On a bitter cold day in 2007—nearly 150 years after Abraham Lincoln's inauguration—United States Senator Barack Obama of Illinois gathered his supporters at the old state capitol in Springfield, Illinois. Very new to the national political arena, he made an audacious announcement: "If you feel destiny calling, and see as I see, a future of endless possibility stretching before us; if you sense, as I sense, that the time is now to shake off our slumber, and slough off our fear, and make good on the debt we owe past and future generations, then I'm ready to take up the cause . . ." With those words Obama launched one of history's most remarkable presidential campaigns, a forceful intent that revived a moribund political party, cornered its adversaries, gathered increased political momentum with each new day, and ultimately placed a black man in the White House, something nay–sayers proclaimed would never happen.
Emphasizing the revealing experiences of representative Americans from around the country, who tell how the previous eight years of failed policies shaped their personal fate and prompted them to vote for a newcomer blazing the banner of change, Destiny Calling traces a political campaign that fulfilled Lincoln's promise even as it illuminated for the world—anew —America's commitment of hope and freedom. Charles Madigan avoids the "inside politics" tack and the redundancy of most contemporary political coverage. Instead he taps an unheard–from–until–now range of American voters—the most important sources of all, the people who made the decision to send Obama to the White House. Their frustration with the wars, with the response to Hurricane Katrina, with a flat–lining economy, and with the cynicism of politics as usual helped fuel the movement that set a new standard for national campaigns, made the impossible the real, and changed forever how the nation views the process of choosing its leader.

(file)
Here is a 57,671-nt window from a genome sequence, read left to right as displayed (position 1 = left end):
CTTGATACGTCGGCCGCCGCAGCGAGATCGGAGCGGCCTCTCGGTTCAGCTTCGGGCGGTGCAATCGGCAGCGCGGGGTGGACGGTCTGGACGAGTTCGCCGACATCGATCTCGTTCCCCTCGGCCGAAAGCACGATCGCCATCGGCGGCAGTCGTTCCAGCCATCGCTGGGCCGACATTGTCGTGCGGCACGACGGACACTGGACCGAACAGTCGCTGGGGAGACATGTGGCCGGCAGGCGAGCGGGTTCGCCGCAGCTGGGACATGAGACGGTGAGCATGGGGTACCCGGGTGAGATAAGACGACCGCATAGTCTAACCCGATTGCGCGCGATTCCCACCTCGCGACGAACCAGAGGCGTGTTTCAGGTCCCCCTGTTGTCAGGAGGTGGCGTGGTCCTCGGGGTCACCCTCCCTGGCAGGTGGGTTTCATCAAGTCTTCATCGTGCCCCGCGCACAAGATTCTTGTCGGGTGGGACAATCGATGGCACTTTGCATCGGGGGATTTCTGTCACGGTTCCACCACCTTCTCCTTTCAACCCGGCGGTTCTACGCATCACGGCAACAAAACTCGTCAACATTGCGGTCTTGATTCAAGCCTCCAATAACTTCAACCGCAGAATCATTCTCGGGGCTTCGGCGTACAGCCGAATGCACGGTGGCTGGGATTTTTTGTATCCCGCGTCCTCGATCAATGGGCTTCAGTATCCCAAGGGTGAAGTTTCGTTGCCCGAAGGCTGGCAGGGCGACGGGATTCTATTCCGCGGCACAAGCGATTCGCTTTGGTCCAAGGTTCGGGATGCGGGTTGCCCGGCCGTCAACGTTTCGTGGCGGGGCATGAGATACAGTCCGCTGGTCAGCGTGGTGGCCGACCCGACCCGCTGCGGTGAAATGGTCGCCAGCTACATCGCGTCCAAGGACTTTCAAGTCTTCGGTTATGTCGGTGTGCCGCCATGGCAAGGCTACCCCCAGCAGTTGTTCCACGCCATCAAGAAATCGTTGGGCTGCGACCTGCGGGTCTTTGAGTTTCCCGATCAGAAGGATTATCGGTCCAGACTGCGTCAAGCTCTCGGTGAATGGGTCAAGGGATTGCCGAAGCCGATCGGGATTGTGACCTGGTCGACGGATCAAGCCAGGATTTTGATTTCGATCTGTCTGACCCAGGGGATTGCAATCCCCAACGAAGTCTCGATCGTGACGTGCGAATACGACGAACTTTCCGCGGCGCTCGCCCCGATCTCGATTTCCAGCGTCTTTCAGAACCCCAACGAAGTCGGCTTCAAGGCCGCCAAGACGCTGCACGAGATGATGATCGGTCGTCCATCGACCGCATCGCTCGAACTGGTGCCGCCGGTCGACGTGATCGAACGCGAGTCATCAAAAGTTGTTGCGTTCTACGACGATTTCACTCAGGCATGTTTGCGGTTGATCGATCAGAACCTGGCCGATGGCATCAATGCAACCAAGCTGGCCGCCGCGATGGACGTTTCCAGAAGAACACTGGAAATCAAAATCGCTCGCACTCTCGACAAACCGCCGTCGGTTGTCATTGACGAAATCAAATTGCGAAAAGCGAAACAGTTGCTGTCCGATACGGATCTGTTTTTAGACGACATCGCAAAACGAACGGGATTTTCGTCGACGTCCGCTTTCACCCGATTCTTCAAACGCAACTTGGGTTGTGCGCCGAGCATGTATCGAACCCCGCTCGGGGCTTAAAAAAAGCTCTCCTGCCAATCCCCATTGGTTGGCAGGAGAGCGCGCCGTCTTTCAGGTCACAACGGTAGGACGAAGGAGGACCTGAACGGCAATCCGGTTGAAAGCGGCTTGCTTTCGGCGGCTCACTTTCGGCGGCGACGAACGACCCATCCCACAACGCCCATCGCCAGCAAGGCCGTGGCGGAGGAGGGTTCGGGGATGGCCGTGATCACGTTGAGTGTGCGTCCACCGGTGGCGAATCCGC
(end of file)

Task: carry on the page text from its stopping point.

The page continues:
For additional information, see www.destinycallingbo
Charles M. Madigan, who spent many of his forty years in journalism writing about politics for UPI and the Chicago Tribune, is presidential writer in residence at Roosevelt University in Chicago. He recently edited –30–: The Collapse of the Great American Newspaper. He lives in Evanston, Illinois. For more information, see www.destinycallingbook.com.